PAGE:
Before I got pregnant with Ava, I had two miscarriages. The first at 13 weeks, the second in my 6th week. They were excruciating. The first one in particular, left me dazed for weeks. Each time, I marveled at the ability to begin a seed of love for a baby, a person, I'd never met. And how that translated into so much grief after the loss.
On January 12th, we received THE phone call. Our agency social worker called to deliver the news that we'd been matched with a tiny baby bird of a boy. She immediately sent everything they knew about him; name, story, medical information, and a picture. His image appeared slowly on the computer screen and I began to cry. He was so tiny and beautiful. We had some concerns because of his history but we began to think of nicknames, imagine his life here with us, a baby boy with so many sisters caring for him. We began to love him. We sent his information to an International Adoption Clinic that routinely reviews Ethiopian children's files with the understanding that it would take A LOT for us to decline. I printed out his picture and carried it around with me so I could sneak looks at his sweet face. I walked on a cloud of excitement and secret happiness.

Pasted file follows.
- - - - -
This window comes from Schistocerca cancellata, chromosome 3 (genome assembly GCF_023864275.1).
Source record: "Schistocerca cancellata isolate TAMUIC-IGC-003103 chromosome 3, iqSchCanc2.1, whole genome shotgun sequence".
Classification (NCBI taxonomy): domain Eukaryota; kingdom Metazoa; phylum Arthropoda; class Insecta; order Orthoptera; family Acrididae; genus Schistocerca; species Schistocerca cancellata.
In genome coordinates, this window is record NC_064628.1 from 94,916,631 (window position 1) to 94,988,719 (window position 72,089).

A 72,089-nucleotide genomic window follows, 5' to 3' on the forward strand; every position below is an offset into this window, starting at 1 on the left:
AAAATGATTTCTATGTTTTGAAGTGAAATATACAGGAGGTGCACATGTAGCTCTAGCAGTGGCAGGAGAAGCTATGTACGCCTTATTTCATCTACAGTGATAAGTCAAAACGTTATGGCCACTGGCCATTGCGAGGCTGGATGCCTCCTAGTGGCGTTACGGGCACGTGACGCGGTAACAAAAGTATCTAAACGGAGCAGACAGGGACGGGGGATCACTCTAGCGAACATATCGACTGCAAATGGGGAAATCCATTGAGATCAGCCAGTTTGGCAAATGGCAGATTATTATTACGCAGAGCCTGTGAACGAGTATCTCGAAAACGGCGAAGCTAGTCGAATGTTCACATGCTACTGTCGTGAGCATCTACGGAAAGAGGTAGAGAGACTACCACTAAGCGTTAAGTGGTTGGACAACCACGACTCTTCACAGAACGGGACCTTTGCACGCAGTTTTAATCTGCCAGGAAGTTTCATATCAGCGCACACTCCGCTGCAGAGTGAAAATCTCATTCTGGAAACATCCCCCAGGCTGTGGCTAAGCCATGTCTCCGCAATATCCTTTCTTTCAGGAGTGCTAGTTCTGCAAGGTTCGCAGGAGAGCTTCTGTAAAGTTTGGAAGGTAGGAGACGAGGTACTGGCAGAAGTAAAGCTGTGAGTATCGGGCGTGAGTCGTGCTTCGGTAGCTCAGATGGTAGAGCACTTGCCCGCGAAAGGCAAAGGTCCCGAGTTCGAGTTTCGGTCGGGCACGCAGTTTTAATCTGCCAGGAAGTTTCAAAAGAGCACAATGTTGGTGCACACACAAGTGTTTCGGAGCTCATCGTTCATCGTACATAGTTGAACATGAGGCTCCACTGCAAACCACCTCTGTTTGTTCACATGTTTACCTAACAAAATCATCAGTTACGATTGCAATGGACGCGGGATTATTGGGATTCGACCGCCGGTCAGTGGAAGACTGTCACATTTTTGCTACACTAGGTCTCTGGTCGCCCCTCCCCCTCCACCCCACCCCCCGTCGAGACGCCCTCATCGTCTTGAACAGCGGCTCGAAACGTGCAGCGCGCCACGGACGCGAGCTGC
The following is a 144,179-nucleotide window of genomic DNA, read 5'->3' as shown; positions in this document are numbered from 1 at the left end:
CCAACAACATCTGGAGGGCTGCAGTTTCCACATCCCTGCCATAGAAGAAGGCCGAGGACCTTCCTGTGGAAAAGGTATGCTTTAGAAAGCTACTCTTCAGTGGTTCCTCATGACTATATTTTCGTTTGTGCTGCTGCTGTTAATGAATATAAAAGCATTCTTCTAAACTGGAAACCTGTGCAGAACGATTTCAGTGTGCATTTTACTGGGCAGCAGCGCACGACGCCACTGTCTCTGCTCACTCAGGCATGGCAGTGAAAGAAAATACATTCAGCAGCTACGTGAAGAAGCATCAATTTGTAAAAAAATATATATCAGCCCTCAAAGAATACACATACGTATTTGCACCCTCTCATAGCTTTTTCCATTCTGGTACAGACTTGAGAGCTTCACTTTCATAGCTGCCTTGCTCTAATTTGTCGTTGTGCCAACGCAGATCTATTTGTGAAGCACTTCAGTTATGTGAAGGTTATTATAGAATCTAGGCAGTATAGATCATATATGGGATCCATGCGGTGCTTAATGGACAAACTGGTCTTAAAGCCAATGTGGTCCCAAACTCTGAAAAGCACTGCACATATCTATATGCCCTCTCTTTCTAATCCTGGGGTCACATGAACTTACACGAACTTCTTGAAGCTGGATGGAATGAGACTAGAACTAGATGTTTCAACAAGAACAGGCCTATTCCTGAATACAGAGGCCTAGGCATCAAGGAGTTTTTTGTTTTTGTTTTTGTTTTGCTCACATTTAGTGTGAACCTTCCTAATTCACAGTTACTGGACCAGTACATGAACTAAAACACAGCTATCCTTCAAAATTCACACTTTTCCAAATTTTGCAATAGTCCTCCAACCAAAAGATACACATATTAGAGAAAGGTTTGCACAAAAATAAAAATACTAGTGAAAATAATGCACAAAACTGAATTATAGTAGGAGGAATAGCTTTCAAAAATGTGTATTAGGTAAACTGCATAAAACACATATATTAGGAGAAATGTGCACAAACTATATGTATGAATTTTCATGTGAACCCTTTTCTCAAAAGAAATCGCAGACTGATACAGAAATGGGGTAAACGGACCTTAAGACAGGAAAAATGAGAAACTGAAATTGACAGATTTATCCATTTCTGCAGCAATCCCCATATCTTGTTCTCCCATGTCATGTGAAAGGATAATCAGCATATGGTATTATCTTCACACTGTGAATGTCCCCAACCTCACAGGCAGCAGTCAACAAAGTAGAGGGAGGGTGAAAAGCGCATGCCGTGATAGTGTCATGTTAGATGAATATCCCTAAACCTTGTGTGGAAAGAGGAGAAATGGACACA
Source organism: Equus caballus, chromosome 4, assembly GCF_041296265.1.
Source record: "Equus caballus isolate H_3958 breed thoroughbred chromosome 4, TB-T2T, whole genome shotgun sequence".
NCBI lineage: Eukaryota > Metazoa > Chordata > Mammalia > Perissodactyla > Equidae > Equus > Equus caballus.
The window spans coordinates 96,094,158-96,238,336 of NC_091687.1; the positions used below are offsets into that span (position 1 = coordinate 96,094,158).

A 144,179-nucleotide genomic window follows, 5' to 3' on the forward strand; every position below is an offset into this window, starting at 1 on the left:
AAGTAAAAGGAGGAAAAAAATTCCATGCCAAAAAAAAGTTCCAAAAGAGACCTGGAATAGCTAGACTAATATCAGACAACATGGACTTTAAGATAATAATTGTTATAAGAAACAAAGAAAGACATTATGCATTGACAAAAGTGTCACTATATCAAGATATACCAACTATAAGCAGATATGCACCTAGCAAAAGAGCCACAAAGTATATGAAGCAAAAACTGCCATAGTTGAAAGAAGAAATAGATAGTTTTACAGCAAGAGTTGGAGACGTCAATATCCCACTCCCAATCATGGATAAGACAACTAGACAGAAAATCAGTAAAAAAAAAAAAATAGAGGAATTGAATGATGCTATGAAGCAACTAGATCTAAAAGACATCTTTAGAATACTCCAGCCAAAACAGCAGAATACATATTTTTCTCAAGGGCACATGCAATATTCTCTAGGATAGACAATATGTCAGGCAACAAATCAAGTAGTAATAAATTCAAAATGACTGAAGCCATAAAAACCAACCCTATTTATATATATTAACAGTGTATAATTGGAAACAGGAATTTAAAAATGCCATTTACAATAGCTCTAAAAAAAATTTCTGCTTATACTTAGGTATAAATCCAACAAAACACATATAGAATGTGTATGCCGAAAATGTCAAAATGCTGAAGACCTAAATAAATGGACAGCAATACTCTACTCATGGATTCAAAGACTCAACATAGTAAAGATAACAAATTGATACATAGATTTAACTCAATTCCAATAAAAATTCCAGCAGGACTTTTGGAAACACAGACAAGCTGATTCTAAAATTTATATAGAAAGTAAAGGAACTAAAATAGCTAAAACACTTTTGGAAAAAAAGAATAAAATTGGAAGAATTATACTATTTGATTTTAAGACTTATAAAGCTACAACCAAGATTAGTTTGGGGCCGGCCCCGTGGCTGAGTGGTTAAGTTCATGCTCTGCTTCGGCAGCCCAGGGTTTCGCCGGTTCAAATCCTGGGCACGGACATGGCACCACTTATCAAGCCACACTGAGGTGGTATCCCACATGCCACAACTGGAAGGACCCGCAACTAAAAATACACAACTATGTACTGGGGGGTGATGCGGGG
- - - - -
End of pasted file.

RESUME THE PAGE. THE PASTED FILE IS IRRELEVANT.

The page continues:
The next evening, we received the report from the clinic. The doctors were concerned. The report said he would need a level of lifelong care that we didn't feel equipped to handle. We had to decline the referral. It was one of the most painful experiences of my life. I know his face and name. I know what he needs. And I know we aren't meant to be his and he isn't meant to be ours. But my heart breaks typing these words. I will forever see his face in my mind and wonder what brought him to us for a short moment in time. I told Erik maybe he just needed some extra hearts to love him through this world. I have struggled to try to find a way to honor his place in our hearts while acknowledging that he will make his way through life with another family. But for now, I will have to find a way to love him from afar with a corner of my heart that will always be torn.